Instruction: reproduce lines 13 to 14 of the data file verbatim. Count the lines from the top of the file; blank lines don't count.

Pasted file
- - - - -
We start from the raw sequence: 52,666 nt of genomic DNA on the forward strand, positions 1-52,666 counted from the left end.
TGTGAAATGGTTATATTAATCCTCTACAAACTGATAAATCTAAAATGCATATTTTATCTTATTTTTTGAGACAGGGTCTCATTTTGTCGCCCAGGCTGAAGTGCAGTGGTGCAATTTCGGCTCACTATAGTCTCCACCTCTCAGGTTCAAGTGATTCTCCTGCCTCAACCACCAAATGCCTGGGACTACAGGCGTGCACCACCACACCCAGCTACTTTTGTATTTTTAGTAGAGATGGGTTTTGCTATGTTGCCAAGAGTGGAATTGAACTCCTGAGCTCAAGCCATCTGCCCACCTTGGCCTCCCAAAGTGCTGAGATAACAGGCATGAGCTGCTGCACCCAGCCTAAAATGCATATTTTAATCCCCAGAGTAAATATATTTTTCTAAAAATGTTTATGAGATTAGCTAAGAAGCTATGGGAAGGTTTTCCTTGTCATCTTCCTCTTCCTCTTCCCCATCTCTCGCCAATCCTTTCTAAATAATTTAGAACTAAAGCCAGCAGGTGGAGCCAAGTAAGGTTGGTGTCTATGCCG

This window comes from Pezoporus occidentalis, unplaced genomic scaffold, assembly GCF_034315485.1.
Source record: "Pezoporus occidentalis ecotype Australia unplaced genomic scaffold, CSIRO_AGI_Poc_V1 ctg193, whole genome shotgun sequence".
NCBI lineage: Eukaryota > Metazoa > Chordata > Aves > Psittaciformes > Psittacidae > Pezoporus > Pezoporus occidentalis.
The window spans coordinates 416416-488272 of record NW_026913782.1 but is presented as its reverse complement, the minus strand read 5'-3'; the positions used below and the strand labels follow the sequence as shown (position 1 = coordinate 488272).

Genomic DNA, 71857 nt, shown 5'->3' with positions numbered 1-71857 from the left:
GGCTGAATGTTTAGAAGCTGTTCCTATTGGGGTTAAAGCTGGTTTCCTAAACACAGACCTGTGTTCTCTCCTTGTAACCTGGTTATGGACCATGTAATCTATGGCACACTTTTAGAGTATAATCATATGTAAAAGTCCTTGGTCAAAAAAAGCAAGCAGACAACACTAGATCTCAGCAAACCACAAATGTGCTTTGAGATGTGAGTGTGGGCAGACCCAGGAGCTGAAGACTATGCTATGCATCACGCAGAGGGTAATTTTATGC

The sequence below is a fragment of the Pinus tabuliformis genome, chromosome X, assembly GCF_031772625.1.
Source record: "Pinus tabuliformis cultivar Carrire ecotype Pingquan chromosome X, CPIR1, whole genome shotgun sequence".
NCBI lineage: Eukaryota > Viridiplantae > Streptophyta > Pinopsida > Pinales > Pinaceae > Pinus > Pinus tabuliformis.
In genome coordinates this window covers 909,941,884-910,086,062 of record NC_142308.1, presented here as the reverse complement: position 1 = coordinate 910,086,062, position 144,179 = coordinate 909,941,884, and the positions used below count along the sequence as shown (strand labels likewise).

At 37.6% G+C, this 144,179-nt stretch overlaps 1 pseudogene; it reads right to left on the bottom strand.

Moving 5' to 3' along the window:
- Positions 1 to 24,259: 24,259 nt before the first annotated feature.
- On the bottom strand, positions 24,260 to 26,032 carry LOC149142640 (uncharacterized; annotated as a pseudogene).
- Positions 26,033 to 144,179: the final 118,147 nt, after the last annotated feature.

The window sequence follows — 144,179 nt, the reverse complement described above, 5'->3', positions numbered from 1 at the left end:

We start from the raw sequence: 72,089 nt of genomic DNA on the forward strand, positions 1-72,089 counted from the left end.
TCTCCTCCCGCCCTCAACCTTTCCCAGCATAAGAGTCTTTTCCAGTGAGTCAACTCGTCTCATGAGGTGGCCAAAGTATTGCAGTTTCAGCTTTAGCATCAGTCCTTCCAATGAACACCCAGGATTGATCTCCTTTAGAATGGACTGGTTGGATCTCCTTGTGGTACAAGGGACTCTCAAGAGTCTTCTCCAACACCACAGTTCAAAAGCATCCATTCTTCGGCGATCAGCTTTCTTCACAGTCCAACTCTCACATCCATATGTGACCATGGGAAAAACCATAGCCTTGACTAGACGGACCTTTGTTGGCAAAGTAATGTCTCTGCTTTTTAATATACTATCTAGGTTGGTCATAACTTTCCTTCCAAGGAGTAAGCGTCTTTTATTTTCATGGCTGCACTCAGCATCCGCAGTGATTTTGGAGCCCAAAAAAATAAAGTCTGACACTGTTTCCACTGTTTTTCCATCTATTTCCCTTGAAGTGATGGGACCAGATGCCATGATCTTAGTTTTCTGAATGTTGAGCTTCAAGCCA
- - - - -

At 37.6% G+C, this 144,179-nt stretch overlaps 1 pseudogene; it reads right to left on the bottom strand.

Moving 5' to 3' along the window: